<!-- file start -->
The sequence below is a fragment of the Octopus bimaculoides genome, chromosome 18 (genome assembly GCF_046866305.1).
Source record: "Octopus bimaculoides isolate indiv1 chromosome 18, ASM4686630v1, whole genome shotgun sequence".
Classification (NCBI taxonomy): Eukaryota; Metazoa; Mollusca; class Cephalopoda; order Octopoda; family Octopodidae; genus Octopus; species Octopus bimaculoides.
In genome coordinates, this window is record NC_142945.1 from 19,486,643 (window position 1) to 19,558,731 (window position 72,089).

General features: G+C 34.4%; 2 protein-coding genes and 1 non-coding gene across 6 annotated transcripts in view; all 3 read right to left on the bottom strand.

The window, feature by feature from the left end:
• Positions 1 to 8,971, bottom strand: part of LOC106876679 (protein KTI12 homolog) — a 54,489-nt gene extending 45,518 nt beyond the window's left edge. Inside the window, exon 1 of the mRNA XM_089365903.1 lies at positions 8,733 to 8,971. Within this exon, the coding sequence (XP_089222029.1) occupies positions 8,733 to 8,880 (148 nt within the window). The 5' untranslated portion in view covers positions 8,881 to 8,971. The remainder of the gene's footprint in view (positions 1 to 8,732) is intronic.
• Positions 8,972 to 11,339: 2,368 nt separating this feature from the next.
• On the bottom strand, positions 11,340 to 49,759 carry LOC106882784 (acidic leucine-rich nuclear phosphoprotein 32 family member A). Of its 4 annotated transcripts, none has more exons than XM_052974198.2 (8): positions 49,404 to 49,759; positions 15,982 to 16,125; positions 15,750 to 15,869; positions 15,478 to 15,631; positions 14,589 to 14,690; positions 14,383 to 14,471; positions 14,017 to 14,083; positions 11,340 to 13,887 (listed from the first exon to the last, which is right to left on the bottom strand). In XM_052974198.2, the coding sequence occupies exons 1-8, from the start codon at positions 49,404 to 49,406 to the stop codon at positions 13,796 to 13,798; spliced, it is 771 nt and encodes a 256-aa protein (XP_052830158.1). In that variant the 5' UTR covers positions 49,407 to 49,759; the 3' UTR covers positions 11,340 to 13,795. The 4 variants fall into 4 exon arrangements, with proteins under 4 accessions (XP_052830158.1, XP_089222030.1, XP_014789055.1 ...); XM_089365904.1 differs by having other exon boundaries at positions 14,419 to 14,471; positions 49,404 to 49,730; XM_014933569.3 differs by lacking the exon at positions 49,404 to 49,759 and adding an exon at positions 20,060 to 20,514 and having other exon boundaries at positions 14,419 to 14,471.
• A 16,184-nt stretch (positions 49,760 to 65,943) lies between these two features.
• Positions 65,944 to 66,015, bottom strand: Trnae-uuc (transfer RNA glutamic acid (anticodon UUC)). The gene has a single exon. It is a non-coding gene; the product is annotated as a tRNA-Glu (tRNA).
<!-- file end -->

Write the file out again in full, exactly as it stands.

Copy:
The sequence below is a fragment of the Octopus bimaculoides genome, chromosome 18 (genome assembly GCF_046866305.1).
Source record: "Octopus bimaculoides isolate indiv1 chromosome 18, ASM4686630v1, whole genome shotgun sequence".
Classification (NCBI taxonomy): Eukaryota; Metazoa; Mollusca; class Cephalopoda; order Octopoda; family Octopodidae; genus Octopus; species Octopus bimaculoides.
In genome coordinates, this window is record NC_142945.1 from 19,486,643 (window position 1) to 19,558,731 (window position 72,089).

General features: G+C 34.4%; 2 protein-coding genes and 1 non-coding gene across 6 annotated transcripts in view; all 3 read right to left on the bottom strand.

The window, feature by feature from the left end:
• Positions 1 to 8,971, bottom strand: part of LOC106876679 (protein KTI12 homolog) — a 54,489-nt gene extending 45,518 nt beyond the window's left edge. Inside the window, exon 1 of the mRNA XM_089365903.1 lies at positions 8,733 to 8,971. Within this exon, the coding sequence (XP_089222029.1) occupies positions 8,733 to 8,880 (148 nt within the window). The 5' untranslated portion in view covers positions 8,881 to 8,971. The remainder of the gene's footprint in view (positions 1 to 8,732) is intronic.
• Positions 8,972 to 11,339: 2,368 nt separating this feature from the next.
• On the bottom strand, positions 11,340 to 49,759 carry LOC106882784 (acidic leucine-rich nuclear phosphoprotein 32 family member A). Of its 4 annotated transcripts, none has more exons than XM_052974198.2 (8): positions 49,404 to 49,759; positions 15,982 to 16,125; positions 15,750 to 15,869; positions 15,478 to 15,631; positions 14,589 to 14,690; positions 14,383 to 14,471; positions 14,017 to 14,083; positions 11,340 to 13,887 (listed from the first exon to the last, which is right to left on the bottom strand). In XM_052974198.2, the coding sequence occupies exons 1-8, from the start codon at positions 49,404 to 49,406 to the stop codon at positions 13,796 to 13,798; spliced, it is 771 nt and encodes a 256-aa protein (XP_052830158.1). In that variant the 5' UTR covers positions 49,407 to 49,759; the 3' UTR covers positions 11,340 to 13,795. The 4 variants fall into 4 exon arrangements, with proteins under 4 accessions (XP_052830158.1, XP_089222030.1, XP_014789055.1 ...); XM_089365904.1 differs by having other exon boundaries at positions 14,419 to 14,471; positions 49,404 to 49,730; XM_014933569.3 differs by lacking the exon at positions 49,404 to 49,759 and adding an exon at positions 20,060 to 20,514 and having other exon boundaries at positions 14,419 to 14,471.
• A 16,184-nt stretch (positions 49,760 to 65,943) lies between these two features.
• Positions 65,944 to 66,015, bottom strand: Trnae-uuc (transfer RNA glutamic acid (anticodon UUC)). The gene has a single exon. It is a non-coding gene; the product is annotated as a tRNA-Glu (tRNA).